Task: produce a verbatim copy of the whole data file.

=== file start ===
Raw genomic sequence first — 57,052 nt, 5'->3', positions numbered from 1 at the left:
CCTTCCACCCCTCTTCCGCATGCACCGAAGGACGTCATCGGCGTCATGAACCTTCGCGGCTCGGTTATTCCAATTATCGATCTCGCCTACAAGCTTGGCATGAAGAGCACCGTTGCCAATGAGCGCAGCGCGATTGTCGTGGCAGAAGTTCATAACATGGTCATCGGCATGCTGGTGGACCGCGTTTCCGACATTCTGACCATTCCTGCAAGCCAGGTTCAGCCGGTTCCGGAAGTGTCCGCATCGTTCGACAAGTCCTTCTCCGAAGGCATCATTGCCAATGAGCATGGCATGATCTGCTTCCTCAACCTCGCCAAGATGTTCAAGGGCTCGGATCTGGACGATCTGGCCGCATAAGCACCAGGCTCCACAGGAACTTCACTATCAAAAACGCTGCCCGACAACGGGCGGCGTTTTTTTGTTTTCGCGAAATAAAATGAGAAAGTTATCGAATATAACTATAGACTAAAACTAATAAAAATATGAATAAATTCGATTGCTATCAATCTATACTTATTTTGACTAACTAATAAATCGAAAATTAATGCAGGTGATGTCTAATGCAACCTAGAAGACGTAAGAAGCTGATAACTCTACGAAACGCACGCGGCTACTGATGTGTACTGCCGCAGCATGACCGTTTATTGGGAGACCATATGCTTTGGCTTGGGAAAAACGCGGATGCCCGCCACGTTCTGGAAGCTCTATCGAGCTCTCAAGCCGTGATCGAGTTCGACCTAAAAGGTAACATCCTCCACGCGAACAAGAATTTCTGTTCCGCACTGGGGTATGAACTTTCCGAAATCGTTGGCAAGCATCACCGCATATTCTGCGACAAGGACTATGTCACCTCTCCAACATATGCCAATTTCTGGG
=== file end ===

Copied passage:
Raw genomic sequence first — 57,052 nt, 5'->3', positions numbered from 1 at the left:
CCTTCCACCCCTCTTCCGCATGCACCGAAGGACGTCATCGGCGTCATGAACCTTCGCGGCTCGGTTATTCCAATTATCGATCTCGCCTACAAGCTTGGCATGAAGAGCACCGTTGCCAATGAGCGCAGCGCGATTGTCGTGGCAGAAGTTCATAACATGGTCATCGGCATGCTGGTGGACCGCGTTTCCGACATTCTGACCATTCCTGCAAGCCAGGTTCAGCCGGTTCCGGAAGTGTCCGCATCGTTCGACAAGTCCTTCTCCGAAGGCATCATTGCCAATGAGCATGGCATGATCTGCTTCCTCAACCTCGCCAAGATGTTCAAGGGCTCGGATCTGGACGATCTGGCCGCATAAGCACCAGGCTCCACAGGAACTTCACTATCAAAAACGCTGCCCGACAACGGGCGGCGTTTTTTTGTTTTCGCGAAATAAAATGAGAAAGTTATCGAATATAACTATAGACTAAAACTAATAAAAATATGAATAAATTCGATTGCTATCAATCTATACTTATTTTGACTAACTAATAAATCGAAAATTAATGCAGGTGATGTCTAATGCAACCTAGAAGACGTAAGAAGCTGATAACTCTACGAAACGCACGCGGCTACTGATGTGTACTGCCGCAGCATGACCGTTTATTGGGAGACCATATGCTTTGGCTTGGGAAAAACGCGGATGCCCGCCACGTTCTGGAAGCTCTATCGAGCTCTCAAGCCGTGATCGAGTTCGACCTAAAAGGTAACATCCTCCACGCGAACAAGAATTTCTGTTCCGCACTGGGGTATGAACTTTCCGAAATCGTTGGCAAGCATCACCGCATATTCTGCGACAAGGACTATGTCACCTCTCCAACATATGCCAATTTCTGGG